Guests come to Zingst from far and wide to enjoy the endlessly long, fine sandy beaches, the elegant pier and the unique natural landscape between the Baltic Sea and the Bodden. But what do local children actually love about this traditional seaside resort? Madita von Klitzing, 13 years old and a true Zingst native, doesn't have to think long. "There's always a place to play here," she enthuses. "We can collect shells or amber, gallop across the beach on a pony, ride a SUP or fly a kite in the fall. Sometimes we just climb on the goggles." Climb the goggles? Oh, I see: Madita means the oversized sunglasses with the colorful lenses that stand like an art sculpture in the middle of the sandy beach, perfect for fun activities in all kinds of weather. The glasses are part of the Zingst Olympus FotoKunstPfad and have become a kind of modern landmark of the seaside resort, which has been recommending itself as a destination for photography lovers for many years with its annual environmental photo festival. Madita and her clique also benefit from this. Because the kids try out daring jumps and gymnastic exercises on the goggles and skilfully put themselves in the limelight during "shootings". Life is a beach? In Zingst it certainly is!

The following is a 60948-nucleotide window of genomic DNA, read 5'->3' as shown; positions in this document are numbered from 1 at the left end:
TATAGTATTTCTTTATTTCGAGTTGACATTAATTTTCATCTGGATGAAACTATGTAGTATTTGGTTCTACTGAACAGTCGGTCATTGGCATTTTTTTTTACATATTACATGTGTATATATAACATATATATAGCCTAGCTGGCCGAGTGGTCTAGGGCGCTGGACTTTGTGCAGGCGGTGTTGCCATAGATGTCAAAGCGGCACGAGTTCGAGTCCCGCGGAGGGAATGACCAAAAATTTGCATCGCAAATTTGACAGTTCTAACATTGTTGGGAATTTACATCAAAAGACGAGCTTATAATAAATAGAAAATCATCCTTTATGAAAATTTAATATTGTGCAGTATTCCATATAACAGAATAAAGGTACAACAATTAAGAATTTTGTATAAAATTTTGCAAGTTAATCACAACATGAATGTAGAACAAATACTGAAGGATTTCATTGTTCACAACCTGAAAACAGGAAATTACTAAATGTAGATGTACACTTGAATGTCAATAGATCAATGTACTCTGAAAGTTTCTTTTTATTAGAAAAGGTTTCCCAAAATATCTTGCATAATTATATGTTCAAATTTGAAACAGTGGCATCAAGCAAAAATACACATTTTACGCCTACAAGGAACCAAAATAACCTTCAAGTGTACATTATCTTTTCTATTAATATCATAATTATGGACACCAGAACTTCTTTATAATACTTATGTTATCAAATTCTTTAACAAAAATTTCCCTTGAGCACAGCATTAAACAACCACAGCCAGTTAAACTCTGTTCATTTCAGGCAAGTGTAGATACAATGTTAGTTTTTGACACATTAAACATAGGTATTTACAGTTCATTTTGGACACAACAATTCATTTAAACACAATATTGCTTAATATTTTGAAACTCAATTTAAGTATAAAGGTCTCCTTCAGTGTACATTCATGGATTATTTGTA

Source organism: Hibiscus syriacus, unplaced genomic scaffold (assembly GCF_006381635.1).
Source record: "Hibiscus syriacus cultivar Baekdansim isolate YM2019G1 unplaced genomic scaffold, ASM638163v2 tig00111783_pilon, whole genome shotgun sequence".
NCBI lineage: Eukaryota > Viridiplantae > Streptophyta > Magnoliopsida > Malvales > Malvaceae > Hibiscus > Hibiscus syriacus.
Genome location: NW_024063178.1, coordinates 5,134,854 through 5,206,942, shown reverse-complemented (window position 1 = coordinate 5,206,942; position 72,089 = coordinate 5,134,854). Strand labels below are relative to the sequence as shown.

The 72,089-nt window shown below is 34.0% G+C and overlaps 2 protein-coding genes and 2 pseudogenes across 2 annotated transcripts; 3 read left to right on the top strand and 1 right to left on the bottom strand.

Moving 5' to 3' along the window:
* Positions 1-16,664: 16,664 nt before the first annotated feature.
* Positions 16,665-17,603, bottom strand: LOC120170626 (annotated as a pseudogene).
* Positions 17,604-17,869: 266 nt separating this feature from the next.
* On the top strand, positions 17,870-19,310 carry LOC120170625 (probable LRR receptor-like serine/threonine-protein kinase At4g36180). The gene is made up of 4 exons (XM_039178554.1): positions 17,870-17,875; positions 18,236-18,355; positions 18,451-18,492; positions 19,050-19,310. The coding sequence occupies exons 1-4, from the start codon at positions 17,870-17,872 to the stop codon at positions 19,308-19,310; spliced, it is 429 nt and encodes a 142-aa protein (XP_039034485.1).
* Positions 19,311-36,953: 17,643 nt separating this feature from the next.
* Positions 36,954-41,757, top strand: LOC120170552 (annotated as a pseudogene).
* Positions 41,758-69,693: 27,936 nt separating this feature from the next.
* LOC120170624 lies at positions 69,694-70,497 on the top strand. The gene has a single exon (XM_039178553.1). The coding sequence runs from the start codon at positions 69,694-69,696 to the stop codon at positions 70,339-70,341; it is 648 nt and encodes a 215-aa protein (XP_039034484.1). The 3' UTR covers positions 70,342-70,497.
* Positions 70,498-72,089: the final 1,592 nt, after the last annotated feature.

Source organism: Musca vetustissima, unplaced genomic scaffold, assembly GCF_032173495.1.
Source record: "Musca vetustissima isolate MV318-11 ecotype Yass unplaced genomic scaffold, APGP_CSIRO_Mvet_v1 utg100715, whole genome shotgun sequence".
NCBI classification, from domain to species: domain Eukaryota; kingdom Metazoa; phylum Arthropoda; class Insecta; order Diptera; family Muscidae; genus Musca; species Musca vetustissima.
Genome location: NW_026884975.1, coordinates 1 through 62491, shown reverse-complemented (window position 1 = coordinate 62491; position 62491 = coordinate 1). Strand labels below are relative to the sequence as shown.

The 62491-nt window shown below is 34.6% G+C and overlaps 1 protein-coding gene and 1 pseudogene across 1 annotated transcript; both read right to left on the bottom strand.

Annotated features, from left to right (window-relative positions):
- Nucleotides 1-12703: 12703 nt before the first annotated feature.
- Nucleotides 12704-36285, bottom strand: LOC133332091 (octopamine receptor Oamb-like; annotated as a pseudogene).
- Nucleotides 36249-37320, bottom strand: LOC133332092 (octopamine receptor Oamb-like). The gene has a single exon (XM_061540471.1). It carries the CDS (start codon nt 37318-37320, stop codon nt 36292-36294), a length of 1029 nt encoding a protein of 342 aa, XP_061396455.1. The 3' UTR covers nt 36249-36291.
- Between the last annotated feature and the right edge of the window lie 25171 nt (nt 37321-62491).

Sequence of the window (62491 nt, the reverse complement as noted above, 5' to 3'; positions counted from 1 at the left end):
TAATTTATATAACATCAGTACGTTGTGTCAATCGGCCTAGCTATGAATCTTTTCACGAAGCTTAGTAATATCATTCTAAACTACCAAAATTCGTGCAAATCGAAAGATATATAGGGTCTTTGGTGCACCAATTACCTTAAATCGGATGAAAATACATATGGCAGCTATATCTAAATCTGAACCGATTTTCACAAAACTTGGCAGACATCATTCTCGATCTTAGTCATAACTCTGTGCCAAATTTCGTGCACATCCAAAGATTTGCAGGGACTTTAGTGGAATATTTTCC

Ahrenshoop has been an artists' colony for over a hundred years. Back then, at the end of the 19th century, the first painters settled in the small fishing village between the Baltic coast and the Bodden to find peace and inspiration in untouched nature, in the vastness and in the special light of the north. After World War II, the painters were joined by writers, actors and musicians. "For 125 years, Ahrenshoop has been shaped by artists and individualists," enthuses Lutz Gerlach, a musician and composer originally from Berlin. "There is a special, a cultural vacation flair here. Many cultural events fill the place with spirit and atmosphere." For himself, however, in addition to culture, it was nature that made him move permanently from Prenzlauer Berg to Ahrenshoop many years ago, where he is now artistic director of the "Naturklänge" concert series. These are music events that celebrate the special combination of nature and music at very different locations in the region - on the cliffs above the sea, in fragrant gardens, in green parks. But Ahrenshoop's nature is also expressed in his own compositions: "The waves of the Baltic Sea, the rustling of the trees, the frogs on the Bodden - I translate that into sound," says Gerlach. He used to make funk, soul and jazz music, but since living in Ahrenshoop, his music has become quieter and more transparent, he says. "Musica Mare" is perhaps the finest example of Lutz Gerlach's musical work on the Baltic Sea. Subtitled "From the Sound of the Waves."